Tea, Arduino and Dynamic Demand

It’s the next HomeCamp tomorrow. And in a spectacular feat of bad calendaring, I’ve managed to organise the Letter Lounge to take place on the day I’ve been looking forward to for the last few months are coming away from the initial HomeCamp, utterly inspired by what I saw there.

So to make up for not being able to attend, the least I can do is finally get round to writing about the Tealight, a fun, Homecampy little project James Gardner and I built one evening in the Hub recently.

We did it partly to learn about the Arduino platform, and partly to explore how to make something as complex as demand response intelligible to people who don’t think about this for a living, and well here it is, in all it’s janky, low budget hackish glory:

This green orb constantly polls the national power grid to see how it’s keeping up with demand from everyone watching The Apprentice, and subsequently whether your next cuppa will be a particularly carbon intensive one.

If there’s spare capacity on the grid, the tealight will glows green, it’s basically saying:

‘Go ahead! Make some tea! Knock yourself out!’
If there isn’t, the colour shifts to red, saying:
“Now’s not the best time for that cuppa, give it a little while.”
The main idea here is that you can glance at the globe from across an office or co-working space, to get an idea about whether making that cup of tea is a good idea right now, without having to think too hard about it.

Think of it as national grid load balancing, using people, and hot beverages.

How we made this

This is thing is almost embarrassingly simple.

On the software side, we’re basically polling the api for caniturniton.com a website which scrapes the national grid for power usage data every minute or so, and depending on if the figure returned is higher or lower than the baseline of 50hz, we call a function to tell the BlinkM to change the colour of it’s LED accordingly.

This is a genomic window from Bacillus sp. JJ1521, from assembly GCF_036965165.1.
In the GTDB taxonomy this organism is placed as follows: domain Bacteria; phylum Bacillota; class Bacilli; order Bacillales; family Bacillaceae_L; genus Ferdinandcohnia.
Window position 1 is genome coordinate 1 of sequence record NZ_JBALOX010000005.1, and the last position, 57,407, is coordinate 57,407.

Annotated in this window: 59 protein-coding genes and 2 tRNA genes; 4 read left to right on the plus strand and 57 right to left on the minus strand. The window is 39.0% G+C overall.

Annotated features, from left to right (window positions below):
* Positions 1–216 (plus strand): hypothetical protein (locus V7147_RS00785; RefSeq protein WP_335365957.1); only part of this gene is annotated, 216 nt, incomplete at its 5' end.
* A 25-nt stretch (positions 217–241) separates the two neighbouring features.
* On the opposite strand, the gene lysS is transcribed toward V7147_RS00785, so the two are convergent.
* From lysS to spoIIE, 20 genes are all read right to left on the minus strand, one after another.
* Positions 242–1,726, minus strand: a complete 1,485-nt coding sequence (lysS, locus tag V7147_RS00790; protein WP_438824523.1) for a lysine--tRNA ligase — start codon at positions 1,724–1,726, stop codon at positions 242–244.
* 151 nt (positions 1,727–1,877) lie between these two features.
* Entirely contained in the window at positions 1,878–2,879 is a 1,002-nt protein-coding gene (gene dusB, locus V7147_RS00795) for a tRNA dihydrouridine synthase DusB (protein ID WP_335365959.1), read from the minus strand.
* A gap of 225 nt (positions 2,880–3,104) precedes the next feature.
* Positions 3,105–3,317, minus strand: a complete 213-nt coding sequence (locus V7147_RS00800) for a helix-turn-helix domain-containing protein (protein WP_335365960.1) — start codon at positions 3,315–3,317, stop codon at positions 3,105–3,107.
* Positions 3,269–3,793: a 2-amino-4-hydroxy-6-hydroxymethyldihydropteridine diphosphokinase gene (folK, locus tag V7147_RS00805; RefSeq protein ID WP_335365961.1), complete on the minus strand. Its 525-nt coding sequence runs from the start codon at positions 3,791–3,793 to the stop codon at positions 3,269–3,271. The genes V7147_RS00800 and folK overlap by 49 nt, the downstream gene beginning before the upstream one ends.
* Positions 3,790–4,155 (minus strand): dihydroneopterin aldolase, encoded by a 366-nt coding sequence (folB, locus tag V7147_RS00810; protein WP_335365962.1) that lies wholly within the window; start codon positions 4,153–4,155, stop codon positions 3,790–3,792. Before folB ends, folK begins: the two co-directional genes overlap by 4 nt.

Here’s the shopping list of hardware we used:

The fact that we could even make this, with me generally not being big on writing in any languages that feel like C, and with James being almost completely new to the platform is a testament to how lego-like the Arduino ecosystem is getting now.

When we take the shade off the lamp, it’s quite a bit easier to see how it all works:

Tealight working without the globe

The orange cable is a ethernet cable, and the grey one is the usb power, running off a spare iPod I had lying around.

The code has largely been a messy cut and paste job spliced from number of sources, but mostly from this thread in the arduino forums, and the string parsing code example is from a post by Jeff Tanner here on the daniweb forums.

This isn’t really big enough to be considered a project on github, so I’m just chucking a gist up for now:

Isn’t this massively oversimplifying and trivialising the whole concept of demand smoothing?

You could argue so, yes.

But placing it in a relatively high traffic co-working space, full of people working in totally unrelated fields is a great opportunity to speak to them about the ideas inspiring this little toy, and get lots of interesting feedback, and see how best to communicate on issues related to climate change and how massively energy intensive our life styles are.

But why tea?

A number of reasons:

  • they provide a recognisable power spike for comparing against national averages, and also for graphing against national load averages too. It makes it easier to see if behaviour is changing.

  • there’s a pattern to making hot beverages at work, but it’s pretty easy to timeshift it, without getting into emotive issues like calling people utter carbon bastards for flying to Spain on holiday.

  • it’s a usefully mundane , which makes explaining why changing behaviour here could work to smooth out demand on the national grid, meaning the oldest, dirtiest power stations don’t need to be powered up just so everyone can have a cup of tea at the same time.

  • because a good pun is its own reword.

This builds on ideas and hacks developed by Nick O'Leary at IBM, Tom Dyson at Torchbox Joe Short from Demand Logic, and presented at the last Homecamp. I really wish I was going, but I have a day of letter writing ahead of me instead for Saturday.

Which after this weekend, will be the subject of another post.

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